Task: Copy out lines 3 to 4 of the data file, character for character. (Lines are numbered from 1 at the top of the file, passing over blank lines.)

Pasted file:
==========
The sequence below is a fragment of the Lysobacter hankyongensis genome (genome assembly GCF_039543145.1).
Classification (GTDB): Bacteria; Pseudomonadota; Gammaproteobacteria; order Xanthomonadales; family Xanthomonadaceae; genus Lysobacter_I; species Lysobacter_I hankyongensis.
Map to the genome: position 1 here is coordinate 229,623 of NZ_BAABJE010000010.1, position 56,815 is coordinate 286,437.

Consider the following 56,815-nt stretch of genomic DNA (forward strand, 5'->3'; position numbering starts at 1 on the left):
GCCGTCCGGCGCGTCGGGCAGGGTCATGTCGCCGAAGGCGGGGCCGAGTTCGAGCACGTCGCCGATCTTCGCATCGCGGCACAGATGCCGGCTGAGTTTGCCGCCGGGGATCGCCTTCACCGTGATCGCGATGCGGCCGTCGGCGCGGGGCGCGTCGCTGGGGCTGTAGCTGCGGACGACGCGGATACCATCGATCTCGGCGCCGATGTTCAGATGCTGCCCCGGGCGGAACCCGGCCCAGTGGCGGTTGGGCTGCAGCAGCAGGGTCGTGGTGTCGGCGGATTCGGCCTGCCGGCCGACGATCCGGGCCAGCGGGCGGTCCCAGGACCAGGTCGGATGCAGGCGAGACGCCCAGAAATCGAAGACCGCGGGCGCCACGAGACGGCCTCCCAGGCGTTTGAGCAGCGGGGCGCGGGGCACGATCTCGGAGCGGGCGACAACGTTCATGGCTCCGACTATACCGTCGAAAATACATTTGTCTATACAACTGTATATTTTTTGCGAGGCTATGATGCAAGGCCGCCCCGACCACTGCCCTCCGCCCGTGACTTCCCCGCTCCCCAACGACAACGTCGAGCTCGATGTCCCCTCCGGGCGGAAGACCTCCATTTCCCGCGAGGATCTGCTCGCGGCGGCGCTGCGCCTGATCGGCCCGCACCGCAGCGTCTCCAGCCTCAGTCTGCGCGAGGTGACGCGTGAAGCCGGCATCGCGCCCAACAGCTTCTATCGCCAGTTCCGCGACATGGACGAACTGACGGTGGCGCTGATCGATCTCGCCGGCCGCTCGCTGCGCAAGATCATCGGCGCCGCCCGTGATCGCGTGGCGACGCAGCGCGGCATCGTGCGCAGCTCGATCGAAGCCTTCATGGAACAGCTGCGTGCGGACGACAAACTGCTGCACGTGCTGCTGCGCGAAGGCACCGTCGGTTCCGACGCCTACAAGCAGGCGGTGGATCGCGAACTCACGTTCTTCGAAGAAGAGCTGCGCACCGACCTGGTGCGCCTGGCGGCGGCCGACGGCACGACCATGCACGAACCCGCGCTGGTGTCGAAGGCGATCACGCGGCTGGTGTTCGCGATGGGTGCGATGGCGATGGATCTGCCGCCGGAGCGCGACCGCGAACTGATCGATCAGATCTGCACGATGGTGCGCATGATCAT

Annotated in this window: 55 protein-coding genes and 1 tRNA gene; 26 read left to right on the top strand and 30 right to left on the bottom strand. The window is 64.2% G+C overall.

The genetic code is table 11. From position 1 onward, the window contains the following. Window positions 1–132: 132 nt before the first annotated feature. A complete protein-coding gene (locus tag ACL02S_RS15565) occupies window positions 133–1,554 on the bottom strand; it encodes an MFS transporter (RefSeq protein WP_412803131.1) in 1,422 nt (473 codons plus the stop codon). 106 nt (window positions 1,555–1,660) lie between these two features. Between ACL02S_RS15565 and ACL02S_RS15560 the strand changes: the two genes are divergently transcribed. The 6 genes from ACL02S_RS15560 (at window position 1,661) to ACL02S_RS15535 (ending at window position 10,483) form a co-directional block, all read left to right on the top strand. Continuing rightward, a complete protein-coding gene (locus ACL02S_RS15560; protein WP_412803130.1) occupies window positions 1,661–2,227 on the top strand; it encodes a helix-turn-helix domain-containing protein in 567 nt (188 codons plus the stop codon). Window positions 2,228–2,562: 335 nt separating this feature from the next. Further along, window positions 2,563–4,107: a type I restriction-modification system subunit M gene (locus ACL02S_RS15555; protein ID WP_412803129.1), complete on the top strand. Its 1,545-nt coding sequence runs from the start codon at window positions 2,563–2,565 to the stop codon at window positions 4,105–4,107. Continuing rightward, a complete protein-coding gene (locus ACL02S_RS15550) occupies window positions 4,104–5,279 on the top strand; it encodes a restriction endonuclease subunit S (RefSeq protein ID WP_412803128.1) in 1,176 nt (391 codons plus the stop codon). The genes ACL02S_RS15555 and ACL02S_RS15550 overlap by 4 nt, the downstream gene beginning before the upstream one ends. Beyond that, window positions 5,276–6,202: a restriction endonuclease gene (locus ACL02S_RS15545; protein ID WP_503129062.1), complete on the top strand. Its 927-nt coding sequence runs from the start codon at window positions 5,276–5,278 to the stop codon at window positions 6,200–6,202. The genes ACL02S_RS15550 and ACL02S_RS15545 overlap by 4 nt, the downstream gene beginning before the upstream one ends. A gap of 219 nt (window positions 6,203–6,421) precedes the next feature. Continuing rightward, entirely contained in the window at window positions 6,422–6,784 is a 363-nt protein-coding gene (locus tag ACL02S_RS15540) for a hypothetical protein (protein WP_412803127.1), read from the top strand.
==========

Map to the genome: position 1 here is coordinate 229,623 of NZ_BAABJE010000010.1, position 56,815 is coordinate 286,437.

Consider the following 56,815-nt stretch of genomic DNA (forward strand, 5'->3'; position numbering starts at 1 on the left):